Community organizations will be taking the lead over federal funding being sought by the City of Prince Albert for the implementation of solutions to problems identified by the Chronic Risk Forum that was formed following the report on the Homelessness Action Initiative.
During Monday’s meeting, City Council voted in favour of proceeding with a proposal for funding through the Building Safer Communities Fund in the amount of $1.1 million over four years that was earmarked by Public Safety Canada for municipalities to initiate community-led projects to combat gun and gang violence, as well as address knowledge gaps concerning the impacts of interventions.
“Finally, we’re getting monies to utilize in our City to address some of the issues we’re seeing within our community,” said Coun. Tony Head, who added he was excited to see the motion come before Council. “I know a lot of works been done in reporting, within identifying, [and] coming up with actionable initiatives.”
In the report to Council, City Administration along with Dr. Chad Nilson of the Living Skies Centre for Social Inquiry came up with four core areas that will be the focus of the proposal:
• Gathering knowledge on common risks and barriers impacting gang/gun violence
• Investing in prevention/intervention of chronic risk leading to gang/gun violence
• Alignment of systems around a framework towards community safety and well-being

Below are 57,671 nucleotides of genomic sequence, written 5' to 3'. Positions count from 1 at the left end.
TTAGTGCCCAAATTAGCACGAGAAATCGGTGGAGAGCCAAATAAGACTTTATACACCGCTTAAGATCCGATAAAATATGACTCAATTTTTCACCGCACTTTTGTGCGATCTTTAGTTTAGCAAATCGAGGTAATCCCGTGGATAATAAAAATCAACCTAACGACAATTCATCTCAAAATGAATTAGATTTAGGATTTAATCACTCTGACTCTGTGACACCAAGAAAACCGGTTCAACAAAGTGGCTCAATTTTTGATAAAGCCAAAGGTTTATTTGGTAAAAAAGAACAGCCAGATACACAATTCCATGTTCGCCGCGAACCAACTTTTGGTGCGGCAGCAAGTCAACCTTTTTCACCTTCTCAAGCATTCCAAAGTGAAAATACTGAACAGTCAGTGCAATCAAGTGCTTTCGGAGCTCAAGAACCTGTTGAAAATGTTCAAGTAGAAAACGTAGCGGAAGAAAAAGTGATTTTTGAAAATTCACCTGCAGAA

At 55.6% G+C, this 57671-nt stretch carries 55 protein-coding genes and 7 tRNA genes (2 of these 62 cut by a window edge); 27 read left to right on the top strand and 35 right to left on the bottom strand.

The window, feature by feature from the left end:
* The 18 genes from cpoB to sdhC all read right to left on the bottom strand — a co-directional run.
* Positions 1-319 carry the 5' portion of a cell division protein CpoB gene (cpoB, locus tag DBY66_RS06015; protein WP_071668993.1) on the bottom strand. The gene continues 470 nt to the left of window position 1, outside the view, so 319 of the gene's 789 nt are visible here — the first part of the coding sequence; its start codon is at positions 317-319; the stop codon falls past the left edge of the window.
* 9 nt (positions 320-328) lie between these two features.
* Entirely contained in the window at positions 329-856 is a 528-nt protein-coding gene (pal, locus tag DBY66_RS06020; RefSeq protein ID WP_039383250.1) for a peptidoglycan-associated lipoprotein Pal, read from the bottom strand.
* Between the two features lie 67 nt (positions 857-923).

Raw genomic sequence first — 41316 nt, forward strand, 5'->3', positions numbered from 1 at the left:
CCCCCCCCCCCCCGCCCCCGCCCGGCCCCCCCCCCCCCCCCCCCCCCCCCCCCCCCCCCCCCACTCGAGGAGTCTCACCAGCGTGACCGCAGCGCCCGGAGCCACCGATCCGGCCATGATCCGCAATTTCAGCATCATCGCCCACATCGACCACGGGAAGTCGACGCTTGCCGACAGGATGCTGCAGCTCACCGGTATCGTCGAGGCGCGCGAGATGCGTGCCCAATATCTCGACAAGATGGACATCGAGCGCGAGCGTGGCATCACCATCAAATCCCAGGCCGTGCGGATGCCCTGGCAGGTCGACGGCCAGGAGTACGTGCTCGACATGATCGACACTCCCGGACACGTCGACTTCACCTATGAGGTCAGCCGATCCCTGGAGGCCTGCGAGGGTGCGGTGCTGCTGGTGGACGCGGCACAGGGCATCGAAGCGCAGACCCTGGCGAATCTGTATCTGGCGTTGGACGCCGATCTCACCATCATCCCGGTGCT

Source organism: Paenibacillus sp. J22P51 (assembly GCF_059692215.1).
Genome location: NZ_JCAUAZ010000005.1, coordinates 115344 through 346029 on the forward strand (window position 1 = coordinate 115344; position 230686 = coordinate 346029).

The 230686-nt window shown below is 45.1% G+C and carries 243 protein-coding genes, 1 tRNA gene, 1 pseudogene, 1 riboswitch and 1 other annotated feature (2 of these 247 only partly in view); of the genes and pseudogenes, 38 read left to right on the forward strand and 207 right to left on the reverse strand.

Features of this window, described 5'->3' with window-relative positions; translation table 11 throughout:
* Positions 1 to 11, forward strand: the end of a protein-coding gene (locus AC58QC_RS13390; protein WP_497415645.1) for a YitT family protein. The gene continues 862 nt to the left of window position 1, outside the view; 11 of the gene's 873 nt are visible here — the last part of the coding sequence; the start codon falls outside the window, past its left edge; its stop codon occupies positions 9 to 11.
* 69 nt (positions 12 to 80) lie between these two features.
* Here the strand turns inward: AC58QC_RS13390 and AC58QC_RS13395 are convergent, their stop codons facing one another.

• Collaborating on practical solutions for chronic risk management
City Planner Craig Guidinger explained that the allocation of the funds will be up to the community partners that are involved with the Chronic Risk Forum, as the City’s goal is only to provide them with coordination. The forum will involve Council and Guidinger will supply them with regular updates, but not every decision they make will come through City Hall Chambers for approval, he said.
With some of the funds, Administration is intending to contract an employee that will be in charge of pulling together the knowledge base that was identified in the Homelessness Action Initiative report and coordinating the community organizations for the implementation of actionable solutions.
City Councillor Terra Lennox-Zepp voiced her concerns with Guidinger’s report, stating that it seems less focused on implementation and more on analyzing and research. She moved a motion that the matter be referred back to Administration for review and report on determining the estimated percentage of funds that will be allocated to research and what will be provided to the organizations for community action, but it was withdrawn after Guidinger pointed out that it would take several months to get Council concrete numbers, impacting the timeline to receive the money.
Guidinger clarified that while the proposal is bound by the agreement with the federal government and the money can only be used for certain things, it is flexible.
“The key is that we want to provide that coordinated support,” said Guidinger. “You might hear words like gathering knowledge and analyze, [but] we’re certainly not going out and doing another report. What we’re looking to do is pull information together that’s already been done and from there, come up with actionable initiatives that we can actually move forward.”
Guidinger said Administration is hopefully that the agreement with Public Safety Canada will be received within days and with Council’s approval, the next step will be reaching out to the City’s community organizations to provide them with the resources they need to begin putting their plans into motion.